Re: Ass-umption

      Why is the article written with the odd assumption that no one found those before the white hat researcher?

      Maybe because its Accenture. Just because a bank vault is left wide open doesn't mean there's money in it. Do Accenture know enough about anything tor that knowledge to be worth stealing?

      1. Anonymous Coward
        Anonymous Coward

        Re: Ass-umption

        "Maybe because its Accenture. Just because a bank vault is left wide open doesn't mean there's money in it. "

        Accenture often do application support and management services. Support and build documentation would commonly contain security sensitive information...

        1. Hans 1 Silver badge

          Re: Ass-umption

          Support and build documentation would commonly contain security sensitive information...

          I have witnessed JUST THAT far too often... not even funny anymore ...

  3. Flakk Silver badge

    One More Holey Bucket

    A former boss was a huge fan of cloud. In his mind, cloud was more secure because the provider had a dedicated staff working around the clock, focusing on nothing other than constant network and security analysis.

    I am one holey bucket away from declaring this notion utter hogwash. The most dedicated team of crack security analysts will never be able to fully protect data from the risk of lazy or incompetent admins. Your typical on-prem shop may not have a 24/7 NOC and security staff, but threat actors will at least need to go through the formality of breaching the network in order to gain access to that [Everyone/Full Control] file share that some idiot admin just created.

    1. Anonymous Coward
      Anonymous Coward

      Re: One More Holey Bucket

      Right, because no one's ever filed/approved a boundary firewall request with more ports than you strictly need.

    2. Ledswinger Silver badge

      Re: One More Holey Bucket

      Don't forget that the cloud providers, bit barn landlords and outsourcers make all sorts of rash and half-true promises, but what REALLY differentiates them from in house, is

      1) A marketing budget and greasy, heavily incentivised salesmen. What is the in house team's marketing budget? And how many professional salesmen can it deploy with your own directors?

      2) Even if that weren't a problem, the outsource team have more access to your directors than you'll ever get. Faced with dull senior manager Bob from IT coming to demand another bucket of cash for a server refresh, or the offer of golf and a free lunch with Scumbaghost's Galactic President of Customer Service EMEA (or a free "fact finding" visit to Prague), where will your CTO, FD, CEO invest their time?

      3) They are New. Fresh. Clean. Everybody knows about the challenges, costs and problems of what you have in house today. But like an external job applicant, the outsource team don't have any baggage, and nobody ever looks very hard to find the (often ample) dirt of their failures at other companies.

      1. Flakk Silver badge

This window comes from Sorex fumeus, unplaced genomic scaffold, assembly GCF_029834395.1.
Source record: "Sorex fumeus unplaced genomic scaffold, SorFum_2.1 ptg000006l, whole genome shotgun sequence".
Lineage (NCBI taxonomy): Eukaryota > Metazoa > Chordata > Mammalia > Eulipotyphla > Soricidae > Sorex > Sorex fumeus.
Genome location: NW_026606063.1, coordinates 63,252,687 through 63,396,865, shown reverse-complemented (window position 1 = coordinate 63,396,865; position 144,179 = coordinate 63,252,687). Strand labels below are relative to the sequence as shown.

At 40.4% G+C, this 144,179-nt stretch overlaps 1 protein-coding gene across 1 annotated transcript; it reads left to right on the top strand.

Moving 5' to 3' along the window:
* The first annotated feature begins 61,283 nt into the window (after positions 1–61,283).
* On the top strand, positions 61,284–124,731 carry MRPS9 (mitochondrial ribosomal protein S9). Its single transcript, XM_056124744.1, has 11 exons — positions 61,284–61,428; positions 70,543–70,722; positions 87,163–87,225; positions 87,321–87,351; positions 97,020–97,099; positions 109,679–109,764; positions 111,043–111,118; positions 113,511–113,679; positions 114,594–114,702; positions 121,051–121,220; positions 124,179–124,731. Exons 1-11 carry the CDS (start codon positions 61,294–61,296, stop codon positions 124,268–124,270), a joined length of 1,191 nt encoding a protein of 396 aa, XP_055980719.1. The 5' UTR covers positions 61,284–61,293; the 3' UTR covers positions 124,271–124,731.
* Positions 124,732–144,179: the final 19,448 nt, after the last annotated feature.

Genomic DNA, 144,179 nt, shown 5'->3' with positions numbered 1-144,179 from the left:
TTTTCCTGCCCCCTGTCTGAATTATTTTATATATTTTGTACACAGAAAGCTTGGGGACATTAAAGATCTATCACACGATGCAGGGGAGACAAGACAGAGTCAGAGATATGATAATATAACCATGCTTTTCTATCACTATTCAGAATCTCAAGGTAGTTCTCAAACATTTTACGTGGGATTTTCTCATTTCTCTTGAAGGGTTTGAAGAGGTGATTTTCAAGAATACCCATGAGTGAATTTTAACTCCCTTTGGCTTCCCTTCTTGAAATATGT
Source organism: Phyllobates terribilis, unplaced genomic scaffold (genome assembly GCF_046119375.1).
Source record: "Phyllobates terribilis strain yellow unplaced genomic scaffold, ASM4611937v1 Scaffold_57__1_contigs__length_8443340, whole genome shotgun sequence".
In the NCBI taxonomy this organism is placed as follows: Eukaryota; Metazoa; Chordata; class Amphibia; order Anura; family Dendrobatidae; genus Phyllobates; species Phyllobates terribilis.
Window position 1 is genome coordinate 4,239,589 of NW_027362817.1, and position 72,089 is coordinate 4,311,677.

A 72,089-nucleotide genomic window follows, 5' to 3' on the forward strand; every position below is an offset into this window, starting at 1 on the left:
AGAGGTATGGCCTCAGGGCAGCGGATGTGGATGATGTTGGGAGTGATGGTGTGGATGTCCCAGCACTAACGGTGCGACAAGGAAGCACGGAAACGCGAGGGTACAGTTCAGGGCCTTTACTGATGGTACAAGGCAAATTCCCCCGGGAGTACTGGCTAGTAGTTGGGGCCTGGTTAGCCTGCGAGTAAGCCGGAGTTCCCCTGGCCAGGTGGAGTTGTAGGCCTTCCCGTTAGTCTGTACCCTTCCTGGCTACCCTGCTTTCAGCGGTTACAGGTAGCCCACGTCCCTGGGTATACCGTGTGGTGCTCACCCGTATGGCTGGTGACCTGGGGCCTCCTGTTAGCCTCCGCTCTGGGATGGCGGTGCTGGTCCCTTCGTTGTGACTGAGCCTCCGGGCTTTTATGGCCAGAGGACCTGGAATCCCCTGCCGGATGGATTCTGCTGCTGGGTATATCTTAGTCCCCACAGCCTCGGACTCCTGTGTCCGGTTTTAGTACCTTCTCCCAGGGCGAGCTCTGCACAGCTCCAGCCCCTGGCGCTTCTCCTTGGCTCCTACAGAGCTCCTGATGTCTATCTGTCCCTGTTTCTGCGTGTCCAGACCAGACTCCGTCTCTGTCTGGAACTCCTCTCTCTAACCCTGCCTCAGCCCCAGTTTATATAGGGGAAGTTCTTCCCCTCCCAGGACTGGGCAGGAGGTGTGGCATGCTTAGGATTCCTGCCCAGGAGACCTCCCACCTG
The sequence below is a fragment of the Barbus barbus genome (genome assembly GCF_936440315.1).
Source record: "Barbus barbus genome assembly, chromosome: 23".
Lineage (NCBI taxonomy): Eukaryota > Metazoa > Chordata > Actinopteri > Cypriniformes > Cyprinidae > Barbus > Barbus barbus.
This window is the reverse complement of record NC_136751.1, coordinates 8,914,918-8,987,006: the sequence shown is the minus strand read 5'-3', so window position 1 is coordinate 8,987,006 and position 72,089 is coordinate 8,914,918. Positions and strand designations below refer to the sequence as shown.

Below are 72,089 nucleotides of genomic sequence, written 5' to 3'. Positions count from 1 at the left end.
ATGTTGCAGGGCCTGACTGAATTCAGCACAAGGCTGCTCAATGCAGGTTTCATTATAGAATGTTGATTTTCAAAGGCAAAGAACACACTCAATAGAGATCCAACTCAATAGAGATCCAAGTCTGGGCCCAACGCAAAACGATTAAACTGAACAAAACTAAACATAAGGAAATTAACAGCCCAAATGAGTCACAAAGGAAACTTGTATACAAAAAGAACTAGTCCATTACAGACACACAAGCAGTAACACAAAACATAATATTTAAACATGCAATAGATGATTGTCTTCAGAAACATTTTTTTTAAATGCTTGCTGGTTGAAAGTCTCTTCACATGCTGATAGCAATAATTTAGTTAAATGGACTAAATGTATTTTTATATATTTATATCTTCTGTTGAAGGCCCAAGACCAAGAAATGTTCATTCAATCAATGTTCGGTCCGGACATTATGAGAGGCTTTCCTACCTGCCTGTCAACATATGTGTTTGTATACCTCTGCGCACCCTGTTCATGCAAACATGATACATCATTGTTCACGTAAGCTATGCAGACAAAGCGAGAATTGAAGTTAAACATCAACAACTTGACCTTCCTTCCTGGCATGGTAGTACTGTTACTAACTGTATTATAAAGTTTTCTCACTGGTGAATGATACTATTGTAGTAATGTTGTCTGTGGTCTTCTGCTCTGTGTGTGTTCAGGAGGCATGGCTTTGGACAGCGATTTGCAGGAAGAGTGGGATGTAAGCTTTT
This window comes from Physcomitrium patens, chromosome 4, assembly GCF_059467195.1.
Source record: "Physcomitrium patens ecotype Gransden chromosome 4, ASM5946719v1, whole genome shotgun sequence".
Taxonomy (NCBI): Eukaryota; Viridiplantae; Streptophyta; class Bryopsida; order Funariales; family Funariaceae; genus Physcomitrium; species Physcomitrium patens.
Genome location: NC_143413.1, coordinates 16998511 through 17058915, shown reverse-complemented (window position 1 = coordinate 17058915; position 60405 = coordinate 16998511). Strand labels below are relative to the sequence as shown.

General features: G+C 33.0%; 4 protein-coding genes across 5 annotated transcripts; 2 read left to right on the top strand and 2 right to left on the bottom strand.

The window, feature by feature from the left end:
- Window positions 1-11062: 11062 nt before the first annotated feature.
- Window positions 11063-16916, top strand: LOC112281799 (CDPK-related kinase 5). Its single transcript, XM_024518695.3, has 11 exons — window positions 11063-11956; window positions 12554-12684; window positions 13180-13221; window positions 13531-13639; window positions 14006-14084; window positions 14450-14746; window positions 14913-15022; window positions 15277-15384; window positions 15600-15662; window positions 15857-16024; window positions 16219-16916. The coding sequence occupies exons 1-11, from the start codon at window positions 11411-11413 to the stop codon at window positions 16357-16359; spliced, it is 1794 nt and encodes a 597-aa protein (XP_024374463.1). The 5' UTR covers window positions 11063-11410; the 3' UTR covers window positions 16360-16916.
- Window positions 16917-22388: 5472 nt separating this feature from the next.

Coffee/keyboard

        Re: One More Holey Bucket

        Scumbaghost's Galactic President of Customer Service EMEA

        ...and now my keyboard is full of Diet Coke.

        Serious funny. Gonna steal.

      2. Adam 52 Silver badge

        Re: One More Holey Bucket

        "what REALLY differentiates them from in house, is"

        A $10 billion R&D budget.

    3. Pu02

      Re: One More Holey Bucket

      The cloud provider may have better SecOps, but they aren't paid to look at the doors customers accidentally leave open. If they did, they would spend all their time liaising with end-users instead of doing the work that underpins their KPIs.

      Besides, customer's don't like to be told they are stoopid. SecOps would very quicky tread on the Sales team's toes, and even end up getting fired. So that won't happen.

      At the end of the day someone's else's security interests don't ensure your own security. Outsourcing that does not make it any less of a responsibility, except in the mind of hapless management. However until they are made responsible for the customer and corporate data they 'own' as a matter of routine, nothing will change...

  4. Pascal Monett Silver badge

    "We have a multi-layered security model"

    Yeah. Shame that apparently none of those layers include not publishing passwords in unsecured repositories (cloud or not).

    I don't give a damn about your security model. What just happened is a clear breach of security and if I were a customer I would be raising holy hell right now.

  5. a_yank_lurker Silver badge

    Insultants

    Accenture is just a bunch of insultants of dubious competence.

    1. PNGuinn Silver badge
      Trollface

      Re: Insultants

      "Accenture is just a bunch of insultants of dubious competence."

      I thought that their level of "competence" was somewhat well established by now ....

      Didn't they achieve "Usual Suspect" level of BS whatever approval years ago? ... For diverse meanings of BS?

    2. Dave Harvey
      FAIL

      Re: Insultants

      Come on guys - be fair to them, just look at how well they managed the NHS's National Program for IT! </sarcasm>

    3. allthecoolshortnamesweretaken Silver badge

      Re: Insultants

      I prefer the term consultards. Oh well, potato, tomato.

  6. Mark 85 Silver badge

    AWS S3 Again?